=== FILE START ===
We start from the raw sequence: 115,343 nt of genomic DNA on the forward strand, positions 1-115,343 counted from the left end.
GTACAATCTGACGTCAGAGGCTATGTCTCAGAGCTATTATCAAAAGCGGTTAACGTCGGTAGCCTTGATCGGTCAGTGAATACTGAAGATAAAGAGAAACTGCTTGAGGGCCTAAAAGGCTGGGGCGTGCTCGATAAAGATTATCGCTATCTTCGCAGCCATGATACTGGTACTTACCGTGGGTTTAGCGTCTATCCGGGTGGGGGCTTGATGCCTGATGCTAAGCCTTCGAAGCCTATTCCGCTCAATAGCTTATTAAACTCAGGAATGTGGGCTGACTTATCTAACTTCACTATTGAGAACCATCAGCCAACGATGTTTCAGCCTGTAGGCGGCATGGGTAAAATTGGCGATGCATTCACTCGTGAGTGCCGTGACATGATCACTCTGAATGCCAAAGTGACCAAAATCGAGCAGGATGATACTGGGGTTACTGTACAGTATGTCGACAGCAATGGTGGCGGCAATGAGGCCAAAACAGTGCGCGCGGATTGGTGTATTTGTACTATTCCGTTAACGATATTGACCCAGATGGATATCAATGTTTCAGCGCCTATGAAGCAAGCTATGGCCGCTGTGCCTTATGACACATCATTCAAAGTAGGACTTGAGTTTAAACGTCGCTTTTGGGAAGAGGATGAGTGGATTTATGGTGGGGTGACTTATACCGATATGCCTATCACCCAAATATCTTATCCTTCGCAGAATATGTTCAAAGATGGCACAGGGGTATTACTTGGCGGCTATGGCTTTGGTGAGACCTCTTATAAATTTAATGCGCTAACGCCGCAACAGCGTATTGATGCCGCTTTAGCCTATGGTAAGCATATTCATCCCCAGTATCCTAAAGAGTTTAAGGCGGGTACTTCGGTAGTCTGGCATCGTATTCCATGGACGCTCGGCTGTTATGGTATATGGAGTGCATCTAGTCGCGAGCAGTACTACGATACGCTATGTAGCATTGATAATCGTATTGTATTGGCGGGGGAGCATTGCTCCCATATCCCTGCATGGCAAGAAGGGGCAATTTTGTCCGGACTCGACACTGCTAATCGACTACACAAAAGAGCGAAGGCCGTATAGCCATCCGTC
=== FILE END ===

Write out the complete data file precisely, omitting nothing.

We start from the raw sequence: 115,343 nt of genomic DNA on the forward strand, positions 1-115,343 counted from the left end.
GTACAATCTGACGTCAGAGGCTATGTCTCAGAGCTATTATCAAAAGCGGTTAACGTCGGTAGCCTTGATCGGTCAGTGAATACTGAAGATAAAGAGAAACTGCTTGAGGGCCTAAAAGGCTGGGGCGTGCTCGATAAAGATTATCGCTATCTTCGCAGCCATGATACTGGTACTTACCGTGGGTTTAGCGTCTATCCGGGTGGGGGCTTGATGCCTGATGCTAAGCCTTCGAAGCCTATTCCGCTCAATAGCTTATTAAACTCAGGAATGTGGGCTGACTTATCTAACTTCACTATTGAGAACCATCAGCCAACGATGTTTCAGCCTGTAGGCGGCATGGGTAAAATTGGCGATGCATTCACTCGTGAGTGCCGTGACATGATCACTCTGAATGCCAAAGTGACCAAAATCGAGCAGGATGATACTGGGGTTACTGTACAGTATGTCGACAGCAATGGTGGCGGCAATGAGGCCAAAACAGTGCGCGCGGATTGGTGTATTTGTACTATTCCGTTAACGATATTGACCCAGATGGATATCAATGTTTCAGCGCCTATGAAGCAAGCTATGGCCGCTGTGCCTTATGACACATCATTCAAAGTAGGACTTGAGTTTAAACGTCGCTTTTGGGAAGAGGATGAGTGGATTTATGGTGGGGTGACTTATACCGATATGCCTATCACCCAAATATCTTATCCTTCGCAGAATATGTTCAAAGATGGCACAGGGGTATTACTTGGCGGCTATGGCTTTGGTGAGACCTCTTATAAATTTAATGCGCTAACGCCGCAACAGCGTATTGATGCCGCTTTAGCCTATGGTAAGCATATTCATCCCCAGTATCCTAAAGAGTTTAAGGCGGGTACTTCGGTAGTCTGGCATCGTATTCCATGGACGCTCGGCTGTTATGGTATATGGAGTGCATCTAGTCGCGAGCAGTACTACGATACGCTATGTAGCATTGATAATCGTATTGTATTGGCGGGGGAGCATTGCTCCCATATCCCTGCATGGCAAGAAGGGGCAATTTTGTCCGGACTCGACACTGCTAATCGACTACACAAAAGAGCGAAGGCCGTATAGCCATCCGTC